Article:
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Black Hawk Up

Thermobaric, thermoshmaric: The Battle of Shah-i-Kot Valley has established what should have been perfectly plain from the beginning of the American action in Central Asia, which is that victory—that is, the destruction of the forces of Al Qaeda and the Taliban and the subsequent stabilization of Afghanistan—is not possible without the commitment of American ground troops.

The momentous mistake of Tora Bora, where the climax of Operation Enduring Freedom turned into its anti-climax, as we gave control of the porous border with Pakistan to a bunch of lethargic and corruptible Afghan irregulars—that mistake was corrected at Gardez. There we did our own work. There it was Black Hawk Up, you might say. The caves in Shah-i-Kot Valley were struck repeatedly from the air, but this time airpower was accompanied by twelve hundred American troops, two hundred allied troops, and one thousand Afghan troops, and they were what finally made the difference. Eight Americans died in combat, but their deaths do not seem to have shaken the American government or the American people, because it is clear to both the government and the people that these soldiers died in a good fight for a just cause. And the American people, who forget many things, have not yet forgotten that this war began with three thousand American casualties, all of them noncombatants.

The strategic lesson of Gardez—that finally the ground can be controlled only from the ground—deserves to be pondered at precisely this moment, when the implications of the Afghan war for American warfare are beginning to be discussed. This will be a fateful discussion for the future of American strategy. Indeed, futurism is precisely its subject. Even before September 11, the Rumsfeld Pentagon was a temple of strategic futurism, of the religion of technology, though the early fantasies had mainly to do with the militarization of space, which was always broached in a revolutionary spirit, as if the nature of war was about to be forever transformed. Now the revolutionary spirit, the technological utopianism, is being directed at the machinery of conventional warfare.

There is no doubt that the technological prowess of the American military is awesome, and that this prowess is to be admired not least for the American lives that it saves. A pilotless plane is a moral advance, at least for our side. The outcome in Afghanistan has been determined by a dizzying display of fancy hardware: JSTARS, thermobaric bombs, drones, and the extraordinary infrastructure of “information warfare,” which allows spotters on the battlefield and satellites in space to collaborate on the timing and the precision of air strikes. If there are no atheists in foxholes, there are no Luddites in foxholes, either. Obviously American power owes its world-historical edge in large measure to American technology.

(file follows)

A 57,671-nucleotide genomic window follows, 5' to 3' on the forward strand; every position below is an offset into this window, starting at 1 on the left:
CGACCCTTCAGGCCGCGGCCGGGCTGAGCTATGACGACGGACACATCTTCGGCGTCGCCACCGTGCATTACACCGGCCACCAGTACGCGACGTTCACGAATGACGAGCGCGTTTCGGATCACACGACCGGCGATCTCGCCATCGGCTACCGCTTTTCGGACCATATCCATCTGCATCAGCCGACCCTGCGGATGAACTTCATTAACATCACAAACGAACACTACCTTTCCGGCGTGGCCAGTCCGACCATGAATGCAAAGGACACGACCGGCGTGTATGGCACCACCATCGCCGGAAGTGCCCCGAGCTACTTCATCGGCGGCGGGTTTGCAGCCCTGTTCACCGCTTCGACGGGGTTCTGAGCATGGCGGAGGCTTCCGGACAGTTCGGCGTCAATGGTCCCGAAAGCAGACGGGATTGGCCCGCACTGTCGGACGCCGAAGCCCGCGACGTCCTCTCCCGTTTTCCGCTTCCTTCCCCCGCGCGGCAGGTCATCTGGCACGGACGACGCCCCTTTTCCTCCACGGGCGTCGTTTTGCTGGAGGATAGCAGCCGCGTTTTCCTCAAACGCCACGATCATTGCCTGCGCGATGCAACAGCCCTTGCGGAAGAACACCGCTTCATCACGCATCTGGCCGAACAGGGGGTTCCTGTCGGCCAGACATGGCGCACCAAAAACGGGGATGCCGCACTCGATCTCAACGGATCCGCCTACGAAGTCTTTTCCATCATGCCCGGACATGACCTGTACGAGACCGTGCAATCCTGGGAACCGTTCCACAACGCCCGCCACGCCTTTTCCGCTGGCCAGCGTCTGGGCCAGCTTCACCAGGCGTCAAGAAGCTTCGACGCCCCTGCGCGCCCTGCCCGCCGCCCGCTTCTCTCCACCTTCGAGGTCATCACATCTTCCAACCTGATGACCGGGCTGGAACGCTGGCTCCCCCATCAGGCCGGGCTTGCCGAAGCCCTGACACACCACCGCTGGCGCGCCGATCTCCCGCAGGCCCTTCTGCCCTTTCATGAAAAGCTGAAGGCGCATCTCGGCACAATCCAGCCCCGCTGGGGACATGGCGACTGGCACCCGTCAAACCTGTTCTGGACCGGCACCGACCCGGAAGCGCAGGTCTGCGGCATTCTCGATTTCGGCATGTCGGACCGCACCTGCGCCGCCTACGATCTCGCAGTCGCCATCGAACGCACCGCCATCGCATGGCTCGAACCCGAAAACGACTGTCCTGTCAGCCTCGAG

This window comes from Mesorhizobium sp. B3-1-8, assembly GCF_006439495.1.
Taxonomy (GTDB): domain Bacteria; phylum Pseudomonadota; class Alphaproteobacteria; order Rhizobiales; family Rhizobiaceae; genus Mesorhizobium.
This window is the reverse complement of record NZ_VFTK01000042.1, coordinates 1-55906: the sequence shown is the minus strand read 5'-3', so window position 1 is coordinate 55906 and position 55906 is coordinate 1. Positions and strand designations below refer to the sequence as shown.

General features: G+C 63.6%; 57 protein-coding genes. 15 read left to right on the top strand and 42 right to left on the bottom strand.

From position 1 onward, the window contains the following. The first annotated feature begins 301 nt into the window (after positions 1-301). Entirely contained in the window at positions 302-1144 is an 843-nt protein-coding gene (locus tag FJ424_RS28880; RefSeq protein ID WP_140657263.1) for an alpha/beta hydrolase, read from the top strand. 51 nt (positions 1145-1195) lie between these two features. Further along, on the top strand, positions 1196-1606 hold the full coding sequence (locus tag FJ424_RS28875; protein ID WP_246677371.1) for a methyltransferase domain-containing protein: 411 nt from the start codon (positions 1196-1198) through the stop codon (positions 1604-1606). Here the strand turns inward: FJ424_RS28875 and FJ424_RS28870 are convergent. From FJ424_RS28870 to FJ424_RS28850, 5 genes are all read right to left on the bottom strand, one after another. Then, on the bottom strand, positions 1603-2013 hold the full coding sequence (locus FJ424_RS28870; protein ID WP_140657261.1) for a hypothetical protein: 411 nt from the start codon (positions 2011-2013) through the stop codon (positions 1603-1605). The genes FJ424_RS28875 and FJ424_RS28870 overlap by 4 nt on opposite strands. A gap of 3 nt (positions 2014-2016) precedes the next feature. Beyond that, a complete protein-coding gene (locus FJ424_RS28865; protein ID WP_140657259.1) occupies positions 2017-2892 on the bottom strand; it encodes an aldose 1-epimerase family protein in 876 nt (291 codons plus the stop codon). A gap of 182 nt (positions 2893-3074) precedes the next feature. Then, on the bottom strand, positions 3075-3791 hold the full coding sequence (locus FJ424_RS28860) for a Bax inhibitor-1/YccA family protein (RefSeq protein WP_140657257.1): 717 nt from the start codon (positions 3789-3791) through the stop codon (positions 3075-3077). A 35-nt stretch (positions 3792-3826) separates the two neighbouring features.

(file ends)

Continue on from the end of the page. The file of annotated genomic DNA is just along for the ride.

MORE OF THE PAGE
One of the immediate results of the success of our military hardware was a certain cockiness about the role of ground troops in warfare, which seemed to be growing increasingly anachronistic. Since there are no Luddites in foxholes, the excited reasoning went, perhaps there need be no foxholes. This strident belief in high-tech victory comported nicely with the Pentagon’s post-Somalia anxiety about putting American soldiers in harm’s way. Never mind that war is harm’s way. Those who called for the early introduction of American troops into Afghanistan (this magazine among them) were roundly derided as armchair so-and-sos, or worse.

But the din of the victory party drowned out the rumblings from Afghanistan. It turned out that the Taliban had been defeated but the war had not yet been won. None of our astounding contraptions managed to prevent the enemy from regrouping and fighting again, or to find Osama bin Laden (as a consequence of the limitations of satellite imaging it became very dangerous to be a tall man in Afghanistan) or Mullah Omar, or to keep Afghanistan from dissolving into new internecine conflicts among its exceedingly unattractive warlords. For the accomplishment of such objectives, military and political, there turned out to be no substitute for the grunts on the ground. And if the grunts leave the ground, and do not themselves take part in the searches through the caves and the policing of the jittery new peace, then many of our accomplishments will be quickly undone. So excuse us, but we—and everybody else who insisted on the strategic indispensability of the individual American soldier—were right.

This article originally ran in the March 25, 2002 issue of the magazine.